Throwback to ’88! A look back…

Follow our weekly series, Throwback Thursday, designed to help celebrate 50 years of OHA. We’ll profile a year in the life of the organization each week with photos, logos, and highlights taken from the Oral History Association Newsletter. We welcome your memories, photos, and comments at

OHA in 1988…


In 1988, Friends of the Vietnam Veterans Memorial launched an oral history project

President: Ronald J. Grele, Columbia University
Site of the Annual Meeting: Baltimore, Maryland
Newsletter: Jaclyn Jeffrey, editor
Editorial office: Baylor University, Waco, Texas
Annual individual membership: $20

Highlights of the year from the OHA Newsletters:

  • OHA welcomed Richard Candida Smith as the new Executive Secretary of the Association, and OHA headquarters moved to the Oral History Program at UCLA’s Powell Library.
  • Thomas Charlton made the case for the OHA endowment fund, stating that “now is the time for more than a few good oral historians to come to the aid of their association.” From its modest start in 1988 with just over $6,000, the endowment has grown to more than $390,000 in 2016. Let’s keep it growing!
  • In his welcome to the 23rd annual meeting, Ron Grele wrote: “Since its inception, oral history in the United States has been both a movement and a historical methodology. As a movement, it finds it fullest expression in the many local and community history projects throughout the country; as a methodology, in the growth and maturation of the OHA. At times each has gone its own way. At other times the two have met with startlingly original and creative results. The program this year, I think, represents one of these moments of meeting.” The theme in 1988 was “Community History, Multiculturalism, and People of Color.”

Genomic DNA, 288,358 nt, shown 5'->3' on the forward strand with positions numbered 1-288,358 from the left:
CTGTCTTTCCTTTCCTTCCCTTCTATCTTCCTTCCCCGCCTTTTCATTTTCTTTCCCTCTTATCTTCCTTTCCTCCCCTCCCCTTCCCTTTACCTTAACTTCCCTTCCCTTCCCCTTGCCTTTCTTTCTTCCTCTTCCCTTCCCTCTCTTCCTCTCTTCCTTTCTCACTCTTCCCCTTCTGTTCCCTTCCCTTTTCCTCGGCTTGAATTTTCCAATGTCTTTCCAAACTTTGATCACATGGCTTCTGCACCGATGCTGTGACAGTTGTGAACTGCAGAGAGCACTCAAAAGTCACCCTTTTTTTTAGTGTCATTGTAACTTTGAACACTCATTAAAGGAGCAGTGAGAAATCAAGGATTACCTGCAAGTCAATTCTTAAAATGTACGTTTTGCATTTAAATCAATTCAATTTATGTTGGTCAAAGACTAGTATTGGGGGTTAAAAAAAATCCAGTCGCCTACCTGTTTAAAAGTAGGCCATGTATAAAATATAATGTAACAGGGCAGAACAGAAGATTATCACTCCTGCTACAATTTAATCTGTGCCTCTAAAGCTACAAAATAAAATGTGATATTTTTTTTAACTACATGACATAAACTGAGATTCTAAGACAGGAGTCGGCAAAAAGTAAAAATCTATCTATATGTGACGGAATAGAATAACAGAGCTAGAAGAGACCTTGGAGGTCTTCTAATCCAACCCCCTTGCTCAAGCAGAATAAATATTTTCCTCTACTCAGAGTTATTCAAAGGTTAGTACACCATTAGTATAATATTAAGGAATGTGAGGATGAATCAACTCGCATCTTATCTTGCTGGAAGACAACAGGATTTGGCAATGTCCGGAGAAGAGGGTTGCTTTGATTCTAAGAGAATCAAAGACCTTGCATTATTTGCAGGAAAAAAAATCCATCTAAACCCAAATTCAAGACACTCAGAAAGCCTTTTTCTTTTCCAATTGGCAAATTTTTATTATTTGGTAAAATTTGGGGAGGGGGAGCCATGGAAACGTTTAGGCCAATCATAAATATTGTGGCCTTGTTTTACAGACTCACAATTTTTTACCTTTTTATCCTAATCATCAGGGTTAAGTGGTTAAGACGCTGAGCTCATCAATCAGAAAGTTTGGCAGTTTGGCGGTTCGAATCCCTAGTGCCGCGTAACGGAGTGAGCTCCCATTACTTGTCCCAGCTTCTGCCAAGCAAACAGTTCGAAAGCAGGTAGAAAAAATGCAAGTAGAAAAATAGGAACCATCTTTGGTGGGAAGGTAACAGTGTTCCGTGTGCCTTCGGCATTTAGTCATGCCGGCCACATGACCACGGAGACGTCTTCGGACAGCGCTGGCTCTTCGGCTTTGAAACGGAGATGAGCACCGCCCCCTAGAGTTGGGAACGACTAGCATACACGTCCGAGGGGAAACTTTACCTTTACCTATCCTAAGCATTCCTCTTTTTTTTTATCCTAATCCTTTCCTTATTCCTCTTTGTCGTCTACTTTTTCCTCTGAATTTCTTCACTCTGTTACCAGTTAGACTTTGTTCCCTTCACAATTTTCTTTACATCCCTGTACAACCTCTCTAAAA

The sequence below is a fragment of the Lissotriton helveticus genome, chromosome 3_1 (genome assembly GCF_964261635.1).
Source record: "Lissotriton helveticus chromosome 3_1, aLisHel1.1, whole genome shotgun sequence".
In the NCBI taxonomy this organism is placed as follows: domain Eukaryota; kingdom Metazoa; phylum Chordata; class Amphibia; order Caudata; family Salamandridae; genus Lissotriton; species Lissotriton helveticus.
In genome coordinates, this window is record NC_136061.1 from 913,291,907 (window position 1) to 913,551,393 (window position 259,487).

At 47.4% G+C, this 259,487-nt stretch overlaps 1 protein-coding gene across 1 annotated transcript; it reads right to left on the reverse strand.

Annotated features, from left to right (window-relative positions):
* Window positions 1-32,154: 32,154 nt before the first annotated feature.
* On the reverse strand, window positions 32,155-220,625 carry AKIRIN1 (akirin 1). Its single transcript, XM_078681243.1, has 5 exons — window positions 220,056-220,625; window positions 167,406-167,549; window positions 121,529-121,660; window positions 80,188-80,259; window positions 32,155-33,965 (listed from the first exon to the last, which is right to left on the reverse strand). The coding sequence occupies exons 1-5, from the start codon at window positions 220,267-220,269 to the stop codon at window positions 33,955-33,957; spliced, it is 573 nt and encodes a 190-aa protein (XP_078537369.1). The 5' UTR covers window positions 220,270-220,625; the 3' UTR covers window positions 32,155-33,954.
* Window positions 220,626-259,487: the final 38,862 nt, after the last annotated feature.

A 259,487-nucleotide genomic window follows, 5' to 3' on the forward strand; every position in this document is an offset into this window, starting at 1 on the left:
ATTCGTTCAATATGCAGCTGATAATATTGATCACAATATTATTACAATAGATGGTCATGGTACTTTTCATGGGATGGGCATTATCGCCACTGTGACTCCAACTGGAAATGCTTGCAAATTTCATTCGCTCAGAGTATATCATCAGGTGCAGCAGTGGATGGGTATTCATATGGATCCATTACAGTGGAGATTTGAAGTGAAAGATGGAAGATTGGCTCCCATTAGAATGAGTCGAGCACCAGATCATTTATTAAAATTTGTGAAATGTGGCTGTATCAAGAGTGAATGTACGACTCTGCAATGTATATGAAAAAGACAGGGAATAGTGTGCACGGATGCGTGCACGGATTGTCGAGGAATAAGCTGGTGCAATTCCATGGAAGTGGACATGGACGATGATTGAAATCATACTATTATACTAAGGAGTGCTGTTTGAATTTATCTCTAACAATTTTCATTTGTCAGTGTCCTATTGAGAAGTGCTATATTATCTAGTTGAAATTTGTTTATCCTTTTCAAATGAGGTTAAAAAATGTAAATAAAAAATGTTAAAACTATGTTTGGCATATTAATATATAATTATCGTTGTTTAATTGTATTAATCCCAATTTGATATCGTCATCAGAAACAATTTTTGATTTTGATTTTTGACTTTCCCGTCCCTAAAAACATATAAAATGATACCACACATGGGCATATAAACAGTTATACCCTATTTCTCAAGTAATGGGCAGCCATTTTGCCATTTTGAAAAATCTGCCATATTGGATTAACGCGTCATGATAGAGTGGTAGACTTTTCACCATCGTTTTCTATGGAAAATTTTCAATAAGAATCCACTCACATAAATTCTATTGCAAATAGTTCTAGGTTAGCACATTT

Who we were interviewing in 1988…

  • Friends of the Vietnam Veterans Memorial — remembrances of the persons whose names are engraved on the wall of the monument.
  • Minnesota Historical Society — surviving activists and radicals involved in Minnesota’s labor, farm, ethnic, and political movements and in the arts and cultural life of the state.
  • The Blues Archive, a branch of the J.D. Williams Library at the University of Mississippi, and Media Productions International (MPI) of Memphis — artists on the history of the blues leading to a series of radio programs called The Original Down Home Blues Show.

Check back next week for 1989…



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